Five for silver, six for gold

“Seven for a secret never to be told…”

I have liked the Counting Crows since 1993 when August and Everything After was released. That was a pretty tough time for me. I had just begun my freshmen year of high school with the knowledge that at the end of Fall semester, I would be moving away from the only home I had ever known, all my friends, and the safety of stability. In December, my dad had been living in Orlando for two months and my mother, sister and I joined him in a one bedroom apartment until the specifics of the house my parents bought all went through. I was friendless, thrown into an entirely different culture. We moved into a house in a very affluent neighbourhood where the kids all dressed like surfers and I saw so many of my peers skateboarding and smoking cigarettes. Coming from South Florida, where this sort of behaviour somehow should have been the norm, it wasn’t and I was shocked… and scared.

When this album came out, even my naieve 15 year old self identified with Adam Duritz’s hauntingly lonely lyrics, the underlying tones of self-hate and the emptiness we all feel. I listened to that entire album (both sides – cassette tape!) over and over. This kind of music was slowly replacing my love for Guns and Roses – my anger replaced by despair.

I believe it was early in January when the Crows came to perform at a now defunct little place called the Edge in downtown Orlando. I hadn’t made any friends yet nor started the Spring semester so somehow it worked out that my father would accompany me. I don’t suppose it’s dorky to attend a concert with your dad if you don’t know anyone in the entire city. The show was amazing; I don’t think they opened with “Mr. Jones” but I remember the crazed shouts when it finally began, the guitar opener that all fans knew so well. That was my first real concert. It was amazing. I wore the shirt to school soon after.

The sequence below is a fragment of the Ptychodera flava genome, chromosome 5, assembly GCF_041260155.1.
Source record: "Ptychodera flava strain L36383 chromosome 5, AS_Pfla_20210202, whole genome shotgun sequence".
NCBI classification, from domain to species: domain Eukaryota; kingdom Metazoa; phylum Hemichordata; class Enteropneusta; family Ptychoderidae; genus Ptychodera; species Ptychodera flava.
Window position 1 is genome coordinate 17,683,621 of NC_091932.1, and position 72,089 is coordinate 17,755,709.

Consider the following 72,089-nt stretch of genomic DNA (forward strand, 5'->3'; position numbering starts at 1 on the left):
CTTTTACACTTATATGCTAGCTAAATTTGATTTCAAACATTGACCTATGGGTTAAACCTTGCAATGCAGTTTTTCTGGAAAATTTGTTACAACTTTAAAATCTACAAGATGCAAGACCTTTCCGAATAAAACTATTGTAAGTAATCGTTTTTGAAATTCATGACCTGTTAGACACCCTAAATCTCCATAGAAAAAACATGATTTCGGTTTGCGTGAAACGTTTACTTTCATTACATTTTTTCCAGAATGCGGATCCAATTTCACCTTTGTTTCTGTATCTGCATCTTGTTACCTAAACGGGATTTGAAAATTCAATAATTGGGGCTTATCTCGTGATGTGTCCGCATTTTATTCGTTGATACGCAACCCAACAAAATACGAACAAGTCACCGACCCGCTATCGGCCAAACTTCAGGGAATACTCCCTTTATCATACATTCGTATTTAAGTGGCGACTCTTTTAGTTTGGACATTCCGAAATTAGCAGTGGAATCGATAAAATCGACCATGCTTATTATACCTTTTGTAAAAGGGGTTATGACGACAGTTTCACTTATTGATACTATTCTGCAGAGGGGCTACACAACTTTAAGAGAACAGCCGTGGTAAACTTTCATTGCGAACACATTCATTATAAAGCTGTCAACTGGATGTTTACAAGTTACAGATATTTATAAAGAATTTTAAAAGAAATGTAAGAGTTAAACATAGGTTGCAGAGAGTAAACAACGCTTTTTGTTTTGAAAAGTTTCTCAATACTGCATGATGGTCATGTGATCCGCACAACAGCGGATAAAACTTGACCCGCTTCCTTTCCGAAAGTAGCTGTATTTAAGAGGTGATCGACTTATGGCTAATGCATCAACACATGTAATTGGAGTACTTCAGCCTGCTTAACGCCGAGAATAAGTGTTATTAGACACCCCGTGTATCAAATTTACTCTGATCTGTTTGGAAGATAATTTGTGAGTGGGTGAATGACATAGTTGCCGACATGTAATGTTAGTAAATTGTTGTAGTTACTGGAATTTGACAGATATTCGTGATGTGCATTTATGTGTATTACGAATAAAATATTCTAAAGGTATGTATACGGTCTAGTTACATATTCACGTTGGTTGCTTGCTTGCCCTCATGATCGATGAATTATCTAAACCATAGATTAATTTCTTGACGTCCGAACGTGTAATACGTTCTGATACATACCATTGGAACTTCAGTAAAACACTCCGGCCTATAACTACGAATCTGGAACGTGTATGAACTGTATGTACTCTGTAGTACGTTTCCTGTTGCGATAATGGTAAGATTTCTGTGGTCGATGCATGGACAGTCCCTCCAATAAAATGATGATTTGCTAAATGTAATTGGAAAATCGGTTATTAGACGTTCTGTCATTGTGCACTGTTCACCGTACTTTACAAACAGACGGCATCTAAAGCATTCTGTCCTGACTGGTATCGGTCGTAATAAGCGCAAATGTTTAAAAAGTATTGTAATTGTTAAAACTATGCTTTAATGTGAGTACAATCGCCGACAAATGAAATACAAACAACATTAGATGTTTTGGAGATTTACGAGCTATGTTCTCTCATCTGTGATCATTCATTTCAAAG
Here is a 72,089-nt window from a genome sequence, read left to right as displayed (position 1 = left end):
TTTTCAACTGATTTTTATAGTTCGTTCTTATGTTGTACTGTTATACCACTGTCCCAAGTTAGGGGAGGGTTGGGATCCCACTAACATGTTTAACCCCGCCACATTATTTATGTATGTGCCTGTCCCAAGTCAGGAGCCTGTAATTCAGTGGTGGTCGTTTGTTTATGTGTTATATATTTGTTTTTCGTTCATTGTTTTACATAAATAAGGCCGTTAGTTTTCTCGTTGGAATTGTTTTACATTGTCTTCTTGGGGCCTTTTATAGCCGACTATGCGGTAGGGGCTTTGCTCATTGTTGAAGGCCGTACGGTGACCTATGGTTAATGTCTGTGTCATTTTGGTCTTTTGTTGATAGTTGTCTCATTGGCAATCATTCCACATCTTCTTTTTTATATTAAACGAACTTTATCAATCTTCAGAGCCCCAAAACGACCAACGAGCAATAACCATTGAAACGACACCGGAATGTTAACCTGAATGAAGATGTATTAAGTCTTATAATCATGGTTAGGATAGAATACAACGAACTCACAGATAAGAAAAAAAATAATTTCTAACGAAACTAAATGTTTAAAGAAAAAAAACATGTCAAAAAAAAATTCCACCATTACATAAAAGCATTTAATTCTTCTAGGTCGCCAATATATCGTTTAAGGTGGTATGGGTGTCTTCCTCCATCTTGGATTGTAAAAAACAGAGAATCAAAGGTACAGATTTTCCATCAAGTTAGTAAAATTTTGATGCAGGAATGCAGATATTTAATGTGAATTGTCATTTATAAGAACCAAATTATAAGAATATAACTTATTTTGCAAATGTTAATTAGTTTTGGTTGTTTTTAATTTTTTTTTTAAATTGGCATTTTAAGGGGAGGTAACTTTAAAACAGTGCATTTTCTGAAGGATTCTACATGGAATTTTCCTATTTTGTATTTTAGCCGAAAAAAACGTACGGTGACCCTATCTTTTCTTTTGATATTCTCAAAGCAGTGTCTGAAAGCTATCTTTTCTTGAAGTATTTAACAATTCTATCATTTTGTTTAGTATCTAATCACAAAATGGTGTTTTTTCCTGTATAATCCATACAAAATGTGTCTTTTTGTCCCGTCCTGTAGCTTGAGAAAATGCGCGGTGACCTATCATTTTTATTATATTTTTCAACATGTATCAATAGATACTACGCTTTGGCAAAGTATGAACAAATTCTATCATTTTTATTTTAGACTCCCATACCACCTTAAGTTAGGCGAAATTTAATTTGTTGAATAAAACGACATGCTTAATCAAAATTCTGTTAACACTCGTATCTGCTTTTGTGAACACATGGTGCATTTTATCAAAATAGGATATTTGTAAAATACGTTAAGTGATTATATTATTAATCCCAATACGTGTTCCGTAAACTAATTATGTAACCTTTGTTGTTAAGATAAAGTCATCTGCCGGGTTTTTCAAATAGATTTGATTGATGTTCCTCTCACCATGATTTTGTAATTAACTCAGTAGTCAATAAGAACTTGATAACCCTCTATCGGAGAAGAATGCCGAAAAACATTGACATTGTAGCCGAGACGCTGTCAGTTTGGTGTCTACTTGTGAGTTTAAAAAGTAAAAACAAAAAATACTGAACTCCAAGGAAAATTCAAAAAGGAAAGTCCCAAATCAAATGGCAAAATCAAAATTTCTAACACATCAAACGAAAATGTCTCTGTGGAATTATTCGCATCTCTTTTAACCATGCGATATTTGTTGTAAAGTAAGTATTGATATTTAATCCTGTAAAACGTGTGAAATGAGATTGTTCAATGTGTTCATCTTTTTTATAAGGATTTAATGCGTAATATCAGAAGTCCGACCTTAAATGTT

I think the Counting Crows are still a strong band, even though not quite as “popular” as they once were. Their newest album and first single, You Can’t Count On me” are growing on me. I don’t think I’d go to another one of their concerts but they still know how to make decent music. And that’s saying something because there’s not a lot of good new stuff. (Amy Winehouse, I’m looking at you!)

Tell me, what band have you always liked, no matter how many years pass and how old they get?

4 thoughts on “Five for silver, six for gold

  1. I have my top three that I will always listen to no matter what: Dead Can Dance, The Cure, and Depeche Mode. Faithless, a band I’m fond of, did an interesting little remixy type thing with the Cure’s “Lullabye.” Every time I get in the car I play it, and then go back and play the original.

  2. I spent a good deal of time listening to both the Cure and Depeche Mode; some Faithless as well. They always remind me of some pretty decent times in my life.

  3. Hootie and the Blowfish is that band for me. Cracked Rear View came out right before I started high school, and it was my first real obsession with a rock band. I didn’t get to see them in concert until I was in college, and six years after they were “cool,” they still rocked. I have soft spots for Oasis and Third Eye Blind as well.

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